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Experts call for more research into long COVID, as study reveals high prevalence in WA

Experts call for more research into long COVID, as study reveals high prevalence in WA

Researchers say more support is needed for patients suffering from long-term illness associated with a COVID-19 infection, with new data showing a large number of West Australians have been left unable to work due to their crippling symptoms.

The Australian National University (ANU) study surveyed 11,000 people who tested positive to COVID during a significant outbreak of the Omicron variant in WA in 2022.

The study published in March found almost 20 per cent of those patients were still suffering symptoms of fatigue, memory loss and concentration difficulties three months after they first became sick.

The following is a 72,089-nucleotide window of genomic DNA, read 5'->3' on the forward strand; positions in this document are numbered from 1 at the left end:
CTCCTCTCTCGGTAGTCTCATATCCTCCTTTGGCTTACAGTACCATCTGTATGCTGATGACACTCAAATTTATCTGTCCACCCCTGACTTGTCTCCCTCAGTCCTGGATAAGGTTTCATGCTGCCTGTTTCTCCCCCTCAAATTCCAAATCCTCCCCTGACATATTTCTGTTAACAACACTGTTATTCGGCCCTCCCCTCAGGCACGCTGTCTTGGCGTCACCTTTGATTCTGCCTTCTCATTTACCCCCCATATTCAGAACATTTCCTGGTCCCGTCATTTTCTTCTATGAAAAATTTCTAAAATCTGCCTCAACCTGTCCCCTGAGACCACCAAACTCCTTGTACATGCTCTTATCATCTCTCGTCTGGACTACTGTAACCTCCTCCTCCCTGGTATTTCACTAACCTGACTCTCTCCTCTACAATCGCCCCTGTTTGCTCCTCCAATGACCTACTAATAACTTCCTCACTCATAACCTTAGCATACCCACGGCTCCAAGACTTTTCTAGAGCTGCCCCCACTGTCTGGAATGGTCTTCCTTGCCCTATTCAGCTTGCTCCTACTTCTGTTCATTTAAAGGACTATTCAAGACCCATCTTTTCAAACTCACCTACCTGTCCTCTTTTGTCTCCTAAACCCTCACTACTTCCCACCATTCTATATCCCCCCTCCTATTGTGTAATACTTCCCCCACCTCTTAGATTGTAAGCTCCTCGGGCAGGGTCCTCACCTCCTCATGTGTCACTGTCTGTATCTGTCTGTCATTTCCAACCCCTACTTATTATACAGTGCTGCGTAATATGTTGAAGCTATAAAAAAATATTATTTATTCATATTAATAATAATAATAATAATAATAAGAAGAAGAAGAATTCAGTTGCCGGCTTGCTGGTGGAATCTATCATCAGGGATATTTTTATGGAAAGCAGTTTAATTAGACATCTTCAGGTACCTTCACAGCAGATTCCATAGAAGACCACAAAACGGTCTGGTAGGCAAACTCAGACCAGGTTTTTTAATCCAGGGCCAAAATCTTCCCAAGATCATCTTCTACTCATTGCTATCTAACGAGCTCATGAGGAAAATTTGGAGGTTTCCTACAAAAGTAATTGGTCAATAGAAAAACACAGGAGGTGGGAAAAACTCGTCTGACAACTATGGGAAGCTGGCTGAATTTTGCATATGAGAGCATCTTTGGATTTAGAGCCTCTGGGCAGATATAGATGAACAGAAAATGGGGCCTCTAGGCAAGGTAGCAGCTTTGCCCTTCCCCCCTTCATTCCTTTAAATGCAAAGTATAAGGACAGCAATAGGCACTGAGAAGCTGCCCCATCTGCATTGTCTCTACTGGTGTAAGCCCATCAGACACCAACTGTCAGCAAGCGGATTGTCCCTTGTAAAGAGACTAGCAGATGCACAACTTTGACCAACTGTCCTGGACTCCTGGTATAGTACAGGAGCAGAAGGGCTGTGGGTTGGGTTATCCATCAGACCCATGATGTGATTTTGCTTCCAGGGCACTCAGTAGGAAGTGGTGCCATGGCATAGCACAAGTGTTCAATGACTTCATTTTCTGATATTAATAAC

Lead researcher Mulu Woldegiorgis said there was little pre-existing data available on the topic, but that the new research suggested there was a high rate of long-term COVID-19 symptoms in WA.

In their report, Dr Woldegiorgis and her colleagues acknowledged one of the limitations of the ANU survey was that it relied on subjective symptom descriptions from patients, and the reported impact of their symptoms on work or study was not independently verified.

Dr Woldegiorgis said it was important for patients’ symptoms to be taken seriously.

“I think it’s real and it needs more investigation,” she said.

“When we see its impact on work or study, more than one in six of those who used to work before their infection were not able to fully return to work or study due to their ongoing symptoms.”

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